This guest post was contributed by K Rob.
The 25-mile stretch of Southern California coastline from Encinitas to Point Loma isn’t as world changing as the North Shore of Hawaii, but it remains an unparalleled surf destination. In the center of this stretch is La Jolla, the jewel.
The most significant La Jolla surf spots are Black’s, WindanSea, and Bird Rock. A dozen other spots are also good when conditions come together. The best La Jolla surf spot for learning is La Jolla Shores – quality waves can be found near the pier and get smaller to the south toward the La Jolla Beach and Tennis Club.
From La Jolla Shores to Pacific Beach the bottom is nearly all rocky. However, the bottom can be avoided because most of the reef spots in La Jolla break the best on higher tides – meaning there is more water between you and the bottom. The tide changes as much as 8 feet during winter (full and new moon). Surf the reefs as the tide starts to rise and, as the water rises, you’ll see how much difference it makes.
Winter offers bigger, more consistent and challenging La Jolla surf. From October to April, a wetsuit is pretty much required. Summer swells are smaller and the water is sometimes warm enough for surf trunks. I call it warm when the water is over 70 degrees. Occasionally during summer, swells from the south can get large and present a challenge. Remember, when it comes to waves the bigger, the better.
Paddling is the key to surfing. It makes it much easier to surf when you can paddle with speed. Paddle fast and you will catch waves. It takes work and weeks to develop the right muscles, but once you can paddle the rest is easy. A good swimmer might make the transition in days.
Surf basics: wind, tide, swell, and crowd.
Wind is better in the morning, but many afternoons can also have favorable winds. Winds that blow out to sea or offshore are the best. No wind is the best wind. Glassy days make paddling and surfing as easy as possible. Wind has less effect on the reefs due to kelp beds that help smooth the water.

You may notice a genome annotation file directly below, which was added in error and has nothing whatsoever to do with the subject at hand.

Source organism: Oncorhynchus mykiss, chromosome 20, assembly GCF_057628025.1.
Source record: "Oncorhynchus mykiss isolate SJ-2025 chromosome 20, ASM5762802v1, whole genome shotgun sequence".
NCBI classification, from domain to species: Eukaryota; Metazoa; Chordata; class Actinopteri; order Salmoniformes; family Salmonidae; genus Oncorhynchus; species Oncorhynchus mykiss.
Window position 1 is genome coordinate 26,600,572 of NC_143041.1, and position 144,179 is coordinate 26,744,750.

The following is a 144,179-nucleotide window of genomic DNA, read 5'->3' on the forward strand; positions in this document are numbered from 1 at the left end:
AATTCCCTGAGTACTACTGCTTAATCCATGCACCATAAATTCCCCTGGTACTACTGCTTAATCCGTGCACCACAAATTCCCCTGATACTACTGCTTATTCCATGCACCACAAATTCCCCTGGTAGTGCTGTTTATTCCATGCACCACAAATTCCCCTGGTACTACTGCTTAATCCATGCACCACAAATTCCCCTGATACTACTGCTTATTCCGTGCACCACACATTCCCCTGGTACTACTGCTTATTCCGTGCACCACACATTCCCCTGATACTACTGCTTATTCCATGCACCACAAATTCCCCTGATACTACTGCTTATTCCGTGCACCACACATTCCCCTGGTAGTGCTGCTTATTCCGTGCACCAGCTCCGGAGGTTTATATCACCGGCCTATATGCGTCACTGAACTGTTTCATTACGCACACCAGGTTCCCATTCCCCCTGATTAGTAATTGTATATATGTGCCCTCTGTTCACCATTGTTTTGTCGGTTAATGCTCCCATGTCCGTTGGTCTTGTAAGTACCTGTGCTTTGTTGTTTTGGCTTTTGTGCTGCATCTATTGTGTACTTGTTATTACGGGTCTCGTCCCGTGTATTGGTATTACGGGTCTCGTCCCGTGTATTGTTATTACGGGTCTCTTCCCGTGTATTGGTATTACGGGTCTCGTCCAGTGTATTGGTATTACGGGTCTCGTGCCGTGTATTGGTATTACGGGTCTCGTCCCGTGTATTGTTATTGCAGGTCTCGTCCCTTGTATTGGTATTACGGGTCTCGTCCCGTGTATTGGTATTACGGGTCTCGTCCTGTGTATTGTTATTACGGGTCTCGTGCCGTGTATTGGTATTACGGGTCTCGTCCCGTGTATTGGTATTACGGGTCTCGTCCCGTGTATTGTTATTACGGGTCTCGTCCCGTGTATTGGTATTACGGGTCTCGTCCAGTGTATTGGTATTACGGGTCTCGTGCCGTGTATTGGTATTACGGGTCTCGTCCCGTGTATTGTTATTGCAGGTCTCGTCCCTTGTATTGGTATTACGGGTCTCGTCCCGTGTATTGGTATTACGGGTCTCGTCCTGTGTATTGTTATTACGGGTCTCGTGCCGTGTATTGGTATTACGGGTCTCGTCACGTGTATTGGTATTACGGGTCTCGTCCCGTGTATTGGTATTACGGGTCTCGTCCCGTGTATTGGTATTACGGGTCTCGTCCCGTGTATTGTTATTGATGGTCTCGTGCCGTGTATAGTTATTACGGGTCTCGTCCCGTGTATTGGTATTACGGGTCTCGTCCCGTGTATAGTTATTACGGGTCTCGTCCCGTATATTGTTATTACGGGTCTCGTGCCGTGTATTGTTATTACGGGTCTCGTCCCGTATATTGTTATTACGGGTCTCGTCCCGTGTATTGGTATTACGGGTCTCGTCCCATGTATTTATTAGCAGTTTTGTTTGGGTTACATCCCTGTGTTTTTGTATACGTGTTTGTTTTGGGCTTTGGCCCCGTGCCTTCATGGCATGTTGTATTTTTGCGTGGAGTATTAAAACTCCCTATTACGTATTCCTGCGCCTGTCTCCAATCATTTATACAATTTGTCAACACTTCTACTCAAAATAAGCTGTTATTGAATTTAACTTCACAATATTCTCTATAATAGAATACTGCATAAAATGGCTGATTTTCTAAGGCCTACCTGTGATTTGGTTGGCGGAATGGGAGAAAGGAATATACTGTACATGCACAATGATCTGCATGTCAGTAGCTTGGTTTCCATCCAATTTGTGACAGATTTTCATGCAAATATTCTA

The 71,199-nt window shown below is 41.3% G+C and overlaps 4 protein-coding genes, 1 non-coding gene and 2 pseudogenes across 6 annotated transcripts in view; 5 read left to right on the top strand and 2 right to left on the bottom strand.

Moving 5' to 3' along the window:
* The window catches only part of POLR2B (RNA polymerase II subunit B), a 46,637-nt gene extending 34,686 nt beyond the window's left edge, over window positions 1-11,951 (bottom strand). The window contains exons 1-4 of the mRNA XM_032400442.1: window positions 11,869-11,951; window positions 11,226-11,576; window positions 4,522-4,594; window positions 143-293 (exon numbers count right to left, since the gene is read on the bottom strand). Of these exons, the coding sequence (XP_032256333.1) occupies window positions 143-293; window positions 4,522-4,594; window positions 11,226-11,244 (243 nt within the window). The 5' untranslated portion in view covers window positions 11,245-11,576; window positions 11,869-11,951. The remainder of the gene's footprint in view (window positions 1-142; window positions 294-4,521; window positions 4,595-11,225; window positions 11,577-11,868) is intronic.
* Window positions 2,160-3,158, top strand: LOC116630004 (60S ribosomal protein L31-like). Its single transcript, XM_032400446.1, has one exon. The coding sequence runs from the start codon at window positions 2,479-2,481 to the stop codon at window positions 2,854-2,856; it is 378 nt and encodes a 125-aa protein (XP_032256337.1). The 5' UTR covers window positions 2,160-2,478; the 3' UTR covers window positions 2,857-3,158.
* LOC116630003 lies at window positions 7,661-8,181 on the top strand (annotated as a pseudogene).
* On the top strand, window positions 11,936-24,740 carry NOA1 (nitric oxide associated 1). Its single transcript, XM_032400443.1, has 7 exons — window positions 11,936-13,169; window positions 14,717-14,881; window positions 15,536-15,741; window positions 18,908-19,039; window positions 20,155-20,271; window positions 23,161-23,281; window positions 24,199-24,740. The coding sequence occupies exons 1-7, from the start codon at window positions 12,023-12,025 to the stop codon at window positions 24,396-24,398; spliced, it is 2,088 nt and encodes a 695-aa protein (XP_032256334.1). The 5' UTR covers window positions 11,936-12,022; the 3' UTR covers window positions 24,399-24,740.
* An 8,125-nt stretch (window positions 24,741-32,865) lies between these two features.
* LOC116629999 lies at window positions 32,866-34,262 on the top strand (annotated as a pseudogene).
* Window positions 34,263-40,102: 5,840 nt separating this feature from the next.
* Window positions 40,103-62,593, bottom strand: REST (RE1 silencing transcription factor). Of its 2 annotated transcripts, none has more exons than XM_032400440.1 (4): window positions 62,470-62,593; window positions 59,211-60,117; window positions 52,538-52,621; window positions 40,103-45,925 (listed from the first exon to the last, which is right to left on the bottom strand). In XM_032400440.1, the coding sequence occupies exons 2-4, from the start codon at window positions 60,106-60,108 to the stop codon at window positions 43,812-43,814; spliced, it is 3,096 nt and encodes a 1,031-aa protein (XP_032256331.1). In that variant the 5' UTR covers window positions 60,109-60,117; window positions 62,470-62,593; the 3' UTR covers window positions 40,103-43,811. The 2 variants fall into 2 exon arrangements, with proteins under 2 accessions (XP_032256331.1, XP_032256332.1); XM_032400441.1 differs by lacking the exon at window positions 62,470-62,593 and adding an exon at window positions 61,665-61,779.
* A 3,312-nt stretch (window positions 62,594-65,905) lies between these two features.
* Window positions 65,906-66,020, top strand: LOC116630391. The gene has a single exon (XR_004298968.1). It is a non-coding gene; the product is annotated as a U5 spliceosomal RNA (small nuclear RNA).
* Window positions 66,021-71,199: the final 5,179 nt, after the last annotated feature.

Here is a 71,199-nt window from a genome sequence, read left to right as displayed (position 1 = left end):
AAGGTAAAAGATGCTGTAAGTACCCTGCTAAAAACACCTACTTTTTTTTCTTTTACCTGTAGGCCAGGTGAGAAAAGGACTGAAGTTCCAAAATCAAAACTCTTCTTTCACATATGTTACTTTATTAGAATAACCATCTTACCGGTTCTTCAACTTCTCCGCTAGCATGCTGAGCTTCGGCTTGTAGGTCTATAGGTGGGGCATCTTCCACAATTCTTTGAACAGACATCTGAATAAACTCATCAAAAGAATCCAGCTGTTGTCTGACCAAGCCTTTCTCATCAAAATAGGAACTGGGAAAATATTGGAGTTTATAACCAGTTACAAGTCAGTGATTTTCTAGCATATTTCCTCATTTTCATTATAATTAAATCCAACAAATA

Tide in the medium range, around +3 feet, is surfable at most La Jolla surf spots. Super low tides (minus) exclude most of the reef breaks, while the beaches stay good. I use a Tide App, which gives me a graphical display. A tide swing can radically change the conditions, in some cases to your advantage.
Swell, the part that matters, forms by storm winds a long way away. If the storm is too close the wave quality can be diminished. Use SurfLine or StormSurf Web sites to see current conditions and forecasts. Swells can be predicted several days to more that a week in advance. I have several friends who will plan last-minute trips around a forecasted swell. The best of all days are when a far-travelled swell hits during a sunny offshore period when tides are favorable.
A crowd can take the fun out of a good session. It’s always nice to paddle out and get a few waves when it’s not crowded. Really early on cold weekday winter mornings can be a good call. By late morning most surfers who have jobs are gone – in La Jolla that is many. If it’s really good they will all be back later. Choose to paddle out where you see waves and when you see fewer folks in the water, and always be on alert for changes. It could be a change in tides or a change in the winds, a sudden increase in swell or a convenient decrease in the number of people in the water that make your session special.
La Jolla is generally a friendly place to surf and once you learn the basics and some of the social rules, you can paddle out anywhere. Remember to hang on to your board and don’t drop-in on anybody.
Kevin L. Robinson is a Lecturer in the Department of Geological Sciences, San Diego State University. He’s been surfing La Jolla waves for nearly 30 years. You can contact him at @PacificPhotos